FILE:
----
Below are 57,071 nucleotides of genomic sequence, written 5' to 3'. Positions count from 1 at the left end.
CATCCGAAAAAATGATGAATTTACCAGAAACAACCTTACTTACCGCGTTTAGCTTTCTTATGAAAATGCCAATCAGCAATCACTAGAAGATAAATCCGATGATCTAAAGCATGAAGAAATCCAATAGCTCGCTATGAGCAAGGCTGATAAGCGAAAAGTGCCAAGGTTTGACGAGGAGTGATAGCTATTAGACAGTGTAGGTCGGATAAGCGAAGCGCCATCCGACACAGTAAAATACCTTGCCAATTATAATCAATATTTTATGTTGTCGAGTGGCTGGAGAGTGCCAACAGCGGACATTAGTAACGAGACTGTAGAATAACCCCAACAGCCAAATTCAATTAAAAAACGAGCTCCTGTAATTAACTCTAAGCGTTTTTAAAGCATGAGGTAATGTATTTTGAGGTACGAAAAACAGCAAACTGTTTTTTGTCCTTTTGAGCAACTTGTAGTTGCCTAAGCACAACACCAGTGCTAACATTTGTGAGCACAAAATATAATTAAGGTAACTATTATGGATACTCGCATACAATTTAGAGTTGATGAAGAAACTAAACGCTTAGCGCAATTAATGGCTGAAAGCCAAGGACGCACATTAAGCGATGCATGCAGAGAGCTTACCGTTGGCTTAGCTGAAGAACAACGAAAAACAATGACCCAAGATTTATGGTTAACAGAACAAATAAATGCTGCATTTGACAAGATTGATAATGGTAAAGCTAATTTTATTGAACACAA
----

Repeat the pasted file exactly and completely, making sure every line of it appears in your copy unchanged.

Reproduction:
Below are 57,071 nucleotides of genomic sequence, written 5' to 3'. Positions count from 1 at the left end.
CATCCGAAAAAATGATGAATTTACCAGAAACAACCTTACTTACCGCGTTTAGCTTTCTTATGAAAATGCCAATCAGCAATCACTAGAAGATAAATCCGATGATCTAAAGCATGAAGAAATCCAATAGCTCGCTATGAGCAAGGCTGATAAGCGAAAAGTGCCAAGGTTTGACGAGGAGTGATAGCTATTAGACAGTGTAGGTCGGATAAGCGAAGCGCCATCCGACACAGTAAAATACCTTGCCAATTATAATCAATATTTTATGTTGTCGAGTGGCTGGAGAGTGCCAACAGCGGACATTAGTAACGAGACTGTAGAATAACCCCAACAGCCAAATTCAATTAAAAAACGAGCTCCTGTAATTAACTCTAAGCGTTTTTAAAGCATGAGGTAATGTATTTTGAGGTACGAAAAACAGCAAACTGTTTTTTGTCCTTTTGAGCAACTTGTAGTTGCCTAAGCACAACACCAGTGCTAACATTTGTGAGCACAAAATATAATTAAGGTAACTATTATGGATACTCGCATACAATTTAGAGTTGATGAAGAAACTAAACGCTTAGCGCAATTAATGGCTGAAAGCCAAGGACGCACATTAAGCGATGCATGCAGAGAGCTTACCGTTGGCTTAGCTGAAGAACAACGAAAAACAATGACCCAAGATTTATGGTTAACAGAACAAATAAATGCTGCATTTGACAAGATTGATAATGGTAAAGCTAATTTTATTGAACACAA